Meteorological events that happened on January 26th:
The Charlestown to Boston, MA ferry was frozen for six weeks in the most severe winter of the 17th century. Heavy February snows followed.
The greatest snowfall ever recorded in Washington, D.C. began. When the storm began, Thomas Jefferson was returning home from his honeymoon with his new bride, Martha Wayles Skelton. The newlyweds made it to within eight miles of Monticello before having to abandon their carriage in the deep snow. Both finished the ride on horseback in the blinding snow. The newlyweds arrived home late at night.
A storm brought rains, thaw, and floods to the area from eastern Pennsylvania to Maine and heavy snows from western Pennsylvania to northern Kentucky.
A destructive tornado hit a factory in Pottsville, PA, killing many people.
Kilmahumaig recorded Prince Edward Island Canada’s coldest day ever as the temperature dropped to -35°.
The Ohio River was 80 feet above flood stage at Cincinnati, OH as flooding continued along the river from Pittsburgh, PA to Cairo, IL.
Perhaps the worst ice jam of record in the Niagara River gorge occurred at Niagara Falls, NY. Ice flows pouring over the falls, piled up to a height of more than 30 feet, 60 to 70 feet in spots. The tremendous pressure of the ice against the steel supports of the Falls View Bridge caused them to bend or break off. The abutments of the bridge were so weakened after more than 24 hours of battering that the great structure fell into the gorge at 4:13pm of the 27th. The plant of the Ontario Hydro-Electric Power Commission on the Canadian side of the gorge near the Horseshoe Falls was nearly buried in ice and water and so seriously damaged that several months will be required to restore service. Water and ice filled the plant to a depth of 18 feet. Many of the giant generators were damaged, perhaps ruined. The docks used by the "Maid of the Mist", and the two steamers themselves, were also damaged. The river at Queenston rose 30 feet, and to within 20 feet of the huge hydro-electric plant at that point; no damage had resulted to this up to the end of January. Along the lower Niagara River, some cottages, boat landings, etc, were damaged or destroyed.
Alabama and the Deep South were in the grips of a deep freeze. The official reading at the Birmingham City weather office in Alabama was 1°. The airport reading, the official location now, was -10°. Skaters were able to skate on the frozen surface of the Black Warrior River west of Birmingham, where ice was 6 inches thick near the banks. The cold followed on the heels of a 10-inch snowfall on the 23rd.
The low temperature at Cheyenne, WY was -6°. This was the last of 10 consecutive days with a daily low temperature below zero which still stands as their longest streak ever recorded.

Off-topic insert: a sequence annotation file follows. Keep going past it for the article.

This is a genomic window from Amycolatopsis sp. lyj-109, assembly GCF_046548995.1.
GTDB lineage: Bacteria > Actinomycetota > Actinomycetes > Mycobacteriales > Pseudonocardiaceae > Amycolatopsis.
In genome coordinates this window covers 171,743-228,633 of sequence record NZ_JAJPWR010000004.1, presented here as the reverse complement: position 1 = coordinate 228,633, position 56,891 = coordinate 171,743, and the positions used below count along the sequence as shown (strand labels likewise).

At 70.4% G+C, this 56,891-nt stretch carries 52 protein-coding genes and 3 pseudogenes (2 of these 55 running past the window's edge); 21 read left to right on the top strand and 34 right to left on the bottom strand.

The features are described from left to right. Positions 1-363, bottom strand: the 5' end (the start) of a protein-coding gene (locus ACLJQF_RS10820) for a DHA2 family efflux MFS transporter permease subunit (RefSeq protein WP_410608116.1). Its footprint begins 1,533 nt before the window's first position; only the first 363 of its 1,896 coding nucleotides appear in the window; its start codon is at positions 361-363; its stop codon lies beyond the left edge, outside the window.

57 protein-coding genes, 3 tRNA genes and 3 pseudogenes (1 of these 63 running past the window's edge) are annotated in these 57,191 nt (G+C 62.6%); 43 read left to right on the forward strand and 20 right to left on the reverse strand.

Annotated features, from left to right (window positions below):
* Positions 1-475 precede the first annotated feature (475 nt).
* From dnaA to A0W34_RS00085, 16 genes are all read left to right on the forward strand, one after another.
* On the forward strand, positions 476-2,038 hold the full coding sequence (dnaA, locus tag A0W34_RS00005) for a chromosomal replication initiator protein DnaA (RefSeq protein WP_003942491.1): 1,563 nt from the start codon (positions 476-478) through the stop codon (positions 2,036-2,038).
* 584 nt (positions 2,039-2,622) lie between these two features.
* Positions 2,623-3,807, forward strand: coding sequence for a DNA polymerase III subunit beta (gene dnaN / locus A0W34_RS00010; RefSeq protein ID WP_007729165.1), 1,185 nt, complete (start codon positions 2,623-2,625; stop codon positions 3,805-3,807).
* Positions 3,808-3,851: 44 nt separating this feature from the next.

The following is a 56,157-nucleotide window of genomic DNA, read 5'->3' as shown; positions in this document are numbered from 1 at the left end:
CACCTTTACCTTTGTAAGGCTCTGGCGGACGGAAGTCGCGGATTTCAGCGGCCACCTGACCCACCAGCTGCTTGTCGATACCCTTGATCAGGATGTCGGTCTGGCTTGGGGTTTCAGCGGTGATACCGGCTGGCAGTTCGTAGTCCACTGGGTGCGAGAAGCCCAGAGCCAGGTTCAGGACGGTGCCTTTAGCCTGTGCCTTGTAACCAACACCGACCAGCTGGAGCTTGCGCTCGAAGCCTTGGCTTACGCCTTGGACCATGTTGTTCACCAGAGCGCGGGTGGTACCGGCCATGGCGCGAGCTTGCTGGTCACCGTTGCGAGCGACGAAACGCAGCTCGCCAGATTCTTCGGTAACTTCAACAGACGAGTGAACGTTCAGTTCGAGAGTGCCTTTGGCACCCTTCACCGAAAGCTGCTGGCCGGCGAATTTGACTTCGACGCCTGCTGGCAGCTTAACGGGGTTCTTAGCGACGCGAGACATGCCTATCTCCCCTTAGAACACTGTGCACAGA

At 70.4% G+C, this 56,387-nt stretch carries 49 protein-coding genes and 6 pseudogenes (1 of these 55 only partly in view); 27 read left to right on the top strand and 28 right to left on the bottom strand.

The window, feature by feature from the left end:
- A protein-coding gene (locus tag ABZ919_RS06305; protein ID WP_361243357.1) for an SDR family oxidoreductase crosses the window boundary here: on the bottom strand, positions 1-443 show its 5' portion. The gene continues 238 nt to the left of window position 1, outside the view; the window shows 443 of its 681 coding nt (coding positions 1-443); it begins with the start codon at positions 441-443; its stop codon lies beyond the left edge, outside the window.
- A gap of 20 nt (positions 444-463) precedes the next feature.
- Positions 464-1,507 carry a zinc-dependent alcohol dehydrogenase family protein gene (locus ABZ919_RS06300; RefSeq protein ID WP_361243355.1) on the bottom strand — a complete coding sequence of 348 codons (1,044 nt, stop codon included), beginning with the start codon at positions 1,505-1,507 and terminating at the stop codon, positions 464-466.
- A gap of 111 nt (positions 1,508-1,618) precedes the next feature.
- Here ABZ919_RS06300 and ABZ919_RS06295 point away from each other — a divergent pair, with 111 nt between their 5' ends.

High pressure off the Carolina coast brought a second day of record high temperatures from Texas to New England. An unusually warm fall and January left waters in the Schuylkill and Tulpehocken Rivers warm enough for unheard of mid-winter swimming at Reading, PA as temperatures rose into the 70’s.
Many locations set record high temperatures for January including: Meridian, MS: 83°-Tied, Washington, D.C.: 79°, Baltimore, MD: 79°-Tied, Wilmington, DE: 75°, Philadelphia, PA: 74°, Newark, NJ: 74°, Harrisburg, PA: 73°-Tied, Allentown, PA: 72°, New York (Central Park), NY: 72°-Tied, New York (LaGuardia), NY: 72°-Tied, Boston, MA: 72° (the only time on record Boston has been above 70° in January), Milton, MA: 68° and Worcester, MA: 67°-Tied.
Locations that reported daily record highs included: Gainesville, FL: 85°-Tied, Tampa, FL: 84°, Corpus Christi, TX: 84°-Tied, Jacksonville, FL: 82°, Macon, GA: 81°, Columbia, SC: 81°, Jackson, MS: 80°, Augusta, GA: 80°, Columbus, GA: 80°, Richmond, VA: 80°, Tallahassee, FL: 80°-Tied, New Orleans, LA: 79°, Raleigh, NC: 78°, Richmond, VA: 78°, Lake Charles, LA: 78°-Tied, Savannah, GA: 78°-Tied, Pensacola, FL: 77°, Athens, GA: 77°, Atlanta, GA: 77°, Norfolk, VA: 77°, Mobile, AL: 77°-Tied, Birmingham, AL: 76°, Galveston, TX: 75°, Little Rock, AR: 75°, Huntsville, AL: 75°, Bristol, TN: 75°, Charlotte, NC: 75°, Lynchburg, VA: 75°, Knoxville, TN: 74°, Charleston, WV: 74°, Greensboro, NC: 74°, Memphis, TN: 73°, Beckley, WV: 73°, Asheville, NC: 73°, Atlantic City, NJ: 73°, Chattanooga, TN: 72°, Louisville, KY: 72°, Paducah, KY: 72°, Elkins, WV: 71°, Huntington, WV: 71°, Cape Hatteras, NC: 71°, Columbus, OH: 70°, Erie, PA: 70°, Buffalo, NY: 70° (broke previous record by 10 degrees), Cleveland, OH: 69°, New York (Kennedy Airport), NY: 69°, Cincinnati, OH: 69°-Tied, Toledo, OH: 68°, Pittsburgh, PA: 68°, Syracuse, NY: 68°, Oak Ridge, TN: 67°, Dayton, OH: 67°, Mansfield, OH: 67°, Youngstown, OH: 67°, Avoca, PA: 67°, Rochester, NY: 67°, Akron, OH: 66°, Hartford, CT: 65°, Portland, ME: 64°, Concord, NH: 63°, Williamsport, PA: 61°, Bridgeport, CT: 60°, Albany, NY: 59°, Burlington, VT: 55° and Caribou, ME: 51°.